Weather forecasts for the next few weeks are starting to come into focus, and a white Christmas is looking increasingly unlikely for the continental U.S. “For the second year in a row, models show low chances of snow leading up to and on Christmas, continuing a disappointing trend for snow lovers tied to human-caused climate change,” reportsThe Washington Post.

U.S. temperature outlook for the next two weeksNOAA

THE KICKER

PETA has named Apple its 2023 Company of the Year for its move to ditch animal leather in its products.

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Jessica  Hullinger profile image

Jessica Hullinger

Jessica Hullinger is a freelance writer and editor who likes to think deeply about climate science and sustainability. She previously served as Global Deputy Editor for The Week, and her writing has been featured in publications including Fast Company, Popular Science, and Fortune. Jessica is originally from Indiana but lives in London.

Technology

AM Briefing: TerraPower Breaks Ground

On Bill Gates’ advanced nuclear reactor, solar geoengineering, and FEMA

TerraPower Just Broke Ground on Its Next-Gen Nuclear Project
Heatmap Illustration/Getty Images

Current conditions: Heavy rains in China are boosting the country’s hydropower output • Late-season frost advisories are in place for parts of Michigan • It will be 80 degrees Fahrenheit and cloudy today near the Port of Baltimore, which has officially reopened after 11 weeks of closure.

THE TOP FIVE

1. Bill Gates’ TerraPower breaks ground on next-gen nuclear project

TerraPower, the energy company founded by Bill Gates, broke ground yesterday on a next-generation nuclear power plant in Wyoming that will use an advanced nuclear reactor. As Heatmap’s Emily Pontecorvo and Matthew Zeitlin explained, these reactors are smaller and promise to be cheaper to build than America’s existing light-water nuclear reactor fleet. The design “would be a landmark for the American nuclear industry” because it calls for cooling with liquid sodium instead of the standard water-cooling of American nuclear plants. “This technique promises eventual lower construction costs because it requires less pressure than water (meaning less need for expensive safety systems) and can also store heat, turning the reactor into both a generator and an energy storage system.” TerraPower is still waiting for its construction permit to be approved by the Nuclear Regulatory Commission, and TheAssociated Press reported the work that began yesterday is just to get the site ready for speedy construction if the permit goes through.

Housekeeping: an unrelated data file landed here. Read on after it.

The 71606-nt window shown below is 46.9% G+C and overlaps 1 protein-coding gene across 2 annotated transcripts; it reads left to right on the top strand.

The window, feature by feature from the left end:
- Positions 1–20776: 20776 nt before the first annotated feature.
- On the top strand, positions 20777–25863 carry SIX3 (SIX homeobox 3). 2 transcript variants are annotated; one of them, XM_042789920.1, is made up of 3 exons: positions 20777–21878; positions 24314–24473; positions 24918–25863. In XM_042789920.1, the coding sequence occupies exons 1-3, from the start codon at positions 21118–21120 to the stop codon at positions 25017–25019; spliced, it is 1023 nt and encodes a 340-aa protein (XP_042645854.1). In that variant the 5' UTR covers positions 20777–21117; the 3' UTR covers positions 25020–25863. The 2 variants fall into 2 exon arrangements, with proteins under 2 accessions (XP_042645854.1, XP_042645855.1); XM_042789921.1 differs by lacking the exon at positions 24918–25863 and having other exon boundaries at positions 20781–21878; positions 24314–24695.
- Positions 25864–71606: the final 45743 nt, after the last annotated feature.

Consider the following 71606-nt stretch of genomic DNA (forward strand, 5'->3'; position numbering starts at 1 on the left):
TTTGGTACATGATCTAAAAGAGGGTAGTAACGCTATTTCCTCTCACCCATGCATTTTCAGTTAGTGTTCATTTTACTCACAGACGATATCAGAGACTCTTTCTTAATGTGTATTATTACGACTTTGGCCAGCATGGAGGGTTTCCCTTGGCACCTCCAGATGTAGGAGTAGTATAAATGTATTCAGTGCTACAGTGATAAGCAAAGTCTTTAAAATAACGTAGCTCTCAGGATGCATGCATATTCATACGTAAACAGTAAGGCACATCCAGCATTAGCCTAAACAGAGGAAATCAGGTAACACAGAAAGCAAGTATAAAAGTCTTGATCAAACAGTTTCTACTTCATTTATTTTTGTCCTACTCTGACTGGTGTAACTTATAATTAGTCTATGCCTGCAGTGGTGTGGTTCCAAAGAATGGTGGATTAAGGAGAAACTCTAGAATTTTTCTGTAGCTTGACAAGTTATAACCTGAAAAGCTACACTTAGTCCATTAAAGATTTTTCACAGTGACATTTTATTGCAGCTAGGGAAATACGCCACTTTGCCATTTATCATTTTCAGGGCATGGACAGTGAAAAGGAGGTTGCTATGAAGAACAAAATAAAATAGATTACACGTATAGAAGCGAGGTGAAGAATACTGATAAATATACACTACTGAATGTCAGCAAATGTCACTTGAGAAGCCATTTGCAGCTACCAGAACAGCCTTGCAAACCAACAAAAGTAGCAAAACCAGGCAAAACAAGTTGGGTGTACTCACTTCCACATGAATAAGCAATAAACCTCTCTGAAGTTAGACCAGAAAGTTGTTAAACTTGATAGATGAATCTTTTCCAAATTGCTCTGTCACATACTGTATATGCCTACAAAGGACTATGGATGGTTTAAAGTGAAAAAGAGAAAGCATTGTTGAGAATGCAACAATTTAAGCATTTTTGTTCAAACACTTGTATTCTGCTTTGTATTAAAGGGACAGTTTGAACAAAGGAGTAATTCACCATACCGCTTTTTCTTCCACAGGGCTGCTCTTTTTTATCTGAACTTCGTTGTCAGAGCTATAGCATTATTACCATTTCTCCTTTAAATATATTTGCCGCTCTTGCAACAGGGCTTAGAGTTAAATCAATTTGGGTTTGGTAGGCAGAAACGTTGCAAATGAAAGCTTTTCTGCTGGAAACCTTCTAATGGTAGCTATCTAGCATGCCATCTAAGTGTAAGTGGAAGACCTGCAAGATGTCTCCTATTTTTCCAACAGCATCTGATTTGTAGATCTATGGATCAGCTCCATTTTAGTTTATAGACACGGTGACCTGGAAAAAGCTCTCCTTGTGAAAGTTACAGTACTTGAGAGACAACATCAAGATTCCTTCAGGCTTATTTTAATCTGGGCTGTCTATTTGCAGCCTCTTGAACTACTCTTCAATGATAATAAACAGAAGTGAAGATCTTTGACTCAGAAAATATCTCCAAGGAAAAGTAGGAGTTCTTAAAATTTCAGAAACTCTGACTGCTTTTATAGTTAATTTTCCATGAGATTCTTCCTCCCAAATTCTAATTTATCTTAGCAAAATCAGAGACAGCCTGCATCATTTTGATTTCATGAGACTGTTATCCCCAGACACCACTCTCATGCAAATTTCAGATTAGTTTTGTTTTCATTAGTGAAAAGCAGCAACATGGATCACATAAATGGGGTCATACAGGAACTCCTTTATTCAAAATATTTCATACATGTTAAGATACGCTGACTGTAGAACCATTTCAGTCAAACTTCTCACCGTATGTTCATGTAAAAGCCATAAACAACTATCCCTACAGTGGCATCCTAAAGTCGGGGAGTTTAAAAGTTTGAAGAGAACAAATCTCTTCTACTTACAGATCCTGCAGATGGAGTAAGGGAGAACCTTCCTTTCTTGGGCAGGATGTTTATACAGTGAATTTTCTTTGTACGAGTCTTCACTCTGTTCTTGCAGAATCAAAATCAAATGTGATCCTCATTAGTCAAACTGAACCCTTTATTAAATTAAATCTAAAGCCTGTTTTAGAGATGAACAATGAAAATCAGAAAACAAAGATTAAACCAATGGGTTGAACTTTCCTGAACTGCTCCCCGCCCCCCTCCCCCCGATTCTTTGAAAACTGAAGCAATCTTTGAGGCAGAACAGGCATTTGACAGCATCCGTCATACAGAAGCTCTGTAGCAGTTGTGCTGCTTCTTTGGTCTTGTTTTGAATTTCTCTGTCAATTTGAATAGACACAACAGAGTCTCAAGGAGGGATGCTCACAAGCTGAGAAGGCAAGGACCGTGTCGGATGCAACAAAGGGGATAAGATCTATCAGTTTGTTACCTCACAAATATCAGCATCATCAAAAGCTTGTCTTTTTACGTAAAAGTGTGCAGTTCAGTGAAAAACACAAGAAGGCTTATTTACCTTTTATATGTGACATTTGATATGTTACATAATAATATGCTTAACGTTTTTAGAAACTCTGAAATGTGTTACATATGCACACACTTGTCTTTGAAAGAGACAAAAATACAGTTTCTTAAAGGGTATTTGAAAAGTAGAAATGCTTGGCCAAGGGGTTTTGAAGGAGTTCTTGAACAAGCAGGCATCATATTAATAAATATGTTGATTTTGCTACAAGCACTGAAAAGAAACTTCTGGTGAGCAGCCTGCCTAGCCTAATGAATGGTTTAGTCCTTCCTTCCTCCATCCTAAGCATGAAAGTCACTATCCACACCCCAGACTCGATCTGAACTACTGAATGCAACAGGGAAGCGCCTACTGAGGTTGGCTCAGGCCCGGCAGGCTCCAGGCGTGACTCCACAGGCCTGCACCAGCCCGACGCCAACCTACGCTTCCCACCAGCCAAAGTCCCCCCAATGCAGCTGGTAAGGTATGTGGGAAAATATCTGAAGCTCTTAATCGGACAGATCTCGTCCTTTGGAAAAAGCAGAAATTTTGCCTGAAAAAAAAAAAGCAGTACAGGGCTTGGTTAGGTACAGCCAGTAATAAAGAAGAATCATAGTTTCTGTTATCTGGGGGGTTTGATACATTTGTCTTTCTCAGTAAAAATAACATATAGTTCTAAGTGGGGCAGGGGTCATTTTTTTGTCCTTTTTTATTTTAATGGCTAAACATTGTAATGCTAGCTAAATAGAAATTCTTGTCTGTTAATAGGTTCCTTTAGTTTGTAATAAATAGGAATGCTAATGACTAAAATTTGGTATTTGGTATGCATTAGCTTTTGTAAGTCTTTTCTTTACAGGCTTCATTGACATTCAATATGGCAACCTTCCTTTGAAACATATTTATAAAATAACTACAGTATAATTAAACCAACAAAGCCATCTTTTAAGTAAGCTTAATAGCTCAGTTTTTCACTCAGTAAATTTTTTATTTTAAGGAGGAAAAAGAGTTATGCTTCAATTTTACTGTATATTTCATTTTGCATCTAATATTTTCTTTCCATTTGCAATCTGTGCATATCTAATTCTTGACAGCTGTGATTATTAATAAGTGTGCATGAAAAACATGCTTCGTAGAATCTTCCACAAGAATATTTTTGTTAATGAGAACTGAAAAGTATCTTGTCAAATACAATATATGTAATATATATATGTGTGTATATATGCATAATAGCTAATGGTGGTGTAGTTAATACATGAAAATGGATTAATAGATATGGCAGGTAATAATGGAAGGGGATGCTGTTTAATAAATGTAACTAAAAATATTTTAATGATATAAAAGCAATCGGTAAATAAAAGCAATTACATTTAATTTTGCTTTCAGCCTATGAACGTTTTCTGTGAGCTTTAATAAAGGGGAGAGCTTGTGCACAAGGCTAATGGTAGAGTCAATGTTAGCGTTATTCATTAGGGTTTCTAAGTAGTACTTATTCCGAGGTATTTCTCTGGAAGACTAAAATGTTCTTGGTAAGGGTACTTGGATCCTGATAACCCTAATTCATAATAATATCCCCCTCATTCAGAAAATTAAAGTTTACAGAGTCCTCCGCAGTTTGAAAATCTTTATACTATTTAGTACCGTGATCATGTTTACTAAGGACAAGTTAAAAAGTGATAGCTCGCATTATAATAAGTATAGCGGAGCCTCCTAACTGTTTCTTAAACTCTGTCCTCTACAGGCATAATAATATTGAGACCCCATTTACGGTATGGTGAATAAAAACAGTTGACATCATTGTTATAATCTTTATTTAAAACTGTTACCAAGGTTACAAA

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Donald Trump snapping a wind turbine.
Heatmap Illustration/Getty Images

Clean energy developers and the bankers who fund them are all pretty confident that a change in power in Washington, should one occur next year, won’t mean the end of the Inflation Reduction Act or the buildout of renewables across the country — except, that is, when it comes to offshore wind. Trump has special contempt for wind energy in all its forms — to him, all wind turbines are bird murderers, but offshore turbines are especially deadly, adding both whales and property values to their list of victims. He has said he will issue an executive order on day one of his second turn as president to “make sure that that ends.”

While the scope and legal enforceability of any potential executive order remain unclear, the wind industry, environmental activists, and analysts have all found plenty of other reasons to be worried.

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Donald Trump and Jaws.
Heatmap Illustration/Getty Images

Former President Trump wants to know: Would you rather be electrocuted or eaten by a shark?

On Sunday, during a rally in Las Vegas, the Republican nominee floated the question for what is at least the second time this campaign season (an odd choice, perhaps, given that Nevada is hardly shark territory, and therefore his supporters there are unlikely to have given the question much thought).